Healthy outlook for food and beverage companies
Of the 1,601 respondents included in the final survey analysis, 124 companies (about 12 percent of the total sample) represent the food and beverage industry.
Ninety-one percent of food and beverage respondents report being very or somewhat optimistic about growth prospects for their companies, a 20 percent increase from the 2009 survey. Ninety-one percent of the food and beverage companies responding are privately held; 37 percent are manufacturing only, 31 percent are distribution only and 40 percent have a combination of manufacturing and distribution activities.
The survey also found:
- When compared to all industries, food and beverage companies are more aggressive about introducing new products and analyzing customer/product profitability.
- The percentage of food and beverage companies that say working globally is part of their business strategy increased from 64 percent in 2009 to 75 percent in this year’s study.
- This year, 16 percent of food and beverage companies say they will invest $10 million or more in capital projects (up 10 percent from 2009).
- Two-thirds of the respondents expect price jumps in raw materials and energy.
Because food and beverage companies weathered the recession better than most industries, their hiring needs over the next year are not so great. However, companies that are hiring are seeing skill shortages for entry-level, supervisory, quality control, sales and warehouse workers.
“The emphasis on introducing new products and analyzing customer/product profitability reflects the critical balance food and beverage companies must strike between developing profitable products to meet fast-changing consumer tastes while accurately forecasting sales,” says Cristin Singer, RSM McGladrey partner/managing director.For more information and to download the report, visit McGladrey’s website.
FDA's Reportable Food Registry off to great start
A report summarizing the Registry’s first seven months of operation (September 2009 -March 2010) finds that it logged 125 primary reports-initial reports about a safety concern with a food or animal feed (including food ingredients)-and 1,638 subsequent reports from suppliers or recipients of a food or feed for which a primary report had been submitted from both domestic and foreign sources.
Two notable reports first identified through the registry prompted the following:
- A February 2010 recall of hydrolyzed vegetable protein (HVP) without any report of illness-More than 1,000 industry reports specifically for products containing HVP resulted in the removal of 177 products from commerce.
- A November 2009 recall of products containing sulfites but not labeled as such-More than 100 reports regarding the inadvertent use of an ingredient containing sulfites in two nationally distributed prepared side dishes that were not labeled as containing sulfites resulted in their removal without any reports of illness.
Among the 125 primary reports, Salmonella accounted for 37 percent of hazards, undeclared allergens or intolerances accounted for 35 percent and Listeria monocytogenes accounted for 13 percent. Among the 11 different commodity categories involved were: 14 animal feed or pet food, 12 seafood, 11 spices and seasonings and 10 dairy products.“Industry is increasingly detecting contamination incidents through its own testing, and FDA access to this information permits us to better target our inspection resources and verify that appropriate corrective measures have been taken,” says Michael R. Taylor, FDA deputy commissioner for foods. “Ensuring that the American food supply is safe is a top priority of the FDA, and the Reportable Food Registry strengthens our ability to help prevent foodborne illness.”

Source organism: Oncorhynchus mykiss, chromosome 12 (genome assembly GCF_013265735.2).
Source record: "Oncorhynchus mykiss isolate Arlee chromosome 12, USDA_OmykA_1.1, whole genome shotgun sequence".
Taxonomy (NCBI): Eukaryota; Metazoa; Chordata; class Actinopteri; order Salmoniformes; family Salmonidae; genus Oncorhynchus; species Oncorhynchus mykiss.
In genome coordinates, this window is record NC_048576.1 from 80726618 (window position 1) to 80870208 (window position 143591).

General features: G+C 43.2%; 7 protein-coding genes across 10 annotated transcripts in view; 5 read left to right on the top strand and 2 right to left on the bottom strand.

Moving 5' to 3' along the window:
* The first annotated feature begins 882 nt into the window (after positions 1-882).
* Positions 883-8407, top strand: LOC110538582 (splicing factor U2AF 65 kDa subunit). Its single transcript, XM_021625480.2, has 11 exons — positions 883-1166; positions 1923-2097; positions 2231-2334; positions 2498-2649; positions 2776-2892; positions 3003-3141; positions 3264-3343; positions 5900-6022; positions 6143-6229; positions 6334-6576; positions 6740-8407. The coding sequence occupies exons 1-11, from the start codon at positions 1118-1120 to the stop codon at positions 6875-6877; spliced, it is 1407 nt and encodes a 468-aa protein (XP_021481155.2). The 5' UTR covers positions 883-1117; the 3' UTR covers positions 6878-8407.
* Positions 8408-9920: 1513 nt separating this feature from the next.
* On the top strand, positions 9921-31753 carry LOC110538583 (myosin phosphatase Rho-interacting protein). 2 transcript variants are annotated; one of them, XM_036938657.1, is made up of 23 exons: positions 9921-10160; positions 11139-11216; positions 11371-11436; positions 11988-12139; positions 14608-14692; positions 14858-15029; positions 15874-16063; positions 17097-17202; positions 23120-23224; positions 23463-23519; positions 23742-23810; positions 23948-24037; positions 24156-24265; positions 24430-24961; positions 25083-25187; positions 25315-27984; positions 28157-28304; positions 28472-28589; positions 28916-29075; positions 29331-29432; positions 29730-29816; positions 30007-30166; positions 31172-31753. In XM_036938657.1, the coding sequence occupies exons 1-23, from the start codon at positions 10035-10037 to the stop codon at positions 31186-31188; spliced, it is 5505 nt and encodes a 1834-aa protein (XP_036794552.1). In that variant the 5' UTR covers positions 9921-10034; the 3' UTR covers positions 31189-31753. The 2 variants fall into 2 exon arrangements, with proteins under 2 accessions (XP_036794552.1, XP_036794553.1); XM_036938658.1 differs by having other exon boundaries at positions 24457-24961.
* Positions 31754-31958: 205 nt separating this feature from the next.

Help with funding for food and agricultural exporters
Exporters of food and agricultural products can take advantage of this momentum. The four non-profit State Regional Trade Groups (SRTGs) will accept applications for the 2011 Branded Program, a reimbursement program designed to help small businesses offset the costs of promoting their food and agricultural products overseas.
The Branded Program can reimburse US companies up to half of their international marketing expenses for items such as advertising, traveling and exhibiting at international trade shows, in-store promotions, changes to labels and packaging, and more. Program participants must be businesses classified as small according to Small Business Administration guidelines or agricultural cooperatives. Products eligible for Branded Program promotion must contain at least 50 percent US agricultural ingredients and be labeled as “Product of the USA.”
To apply, companies can submit a pre-qualification worksheet to the SRTG that serves the region where they are headquartered.
For more information, see the table below.
|Midwestern states||Food Export Association of the Midwest USA||Web; Joe Yotti, 312-334-9200|
|Northeastern states||Food Export USA - Northeast||Web; Antoniya Gospodinova, 215-829-9111|
|Southern states||Southern US Trade Association (SUSTA)||Web; Deneen Wiltz, 504-568-5986|
|Western states||Western US Agricultural Trade Association (WUSATA)||Web; Ann Buczkowski, 360-693-3373|
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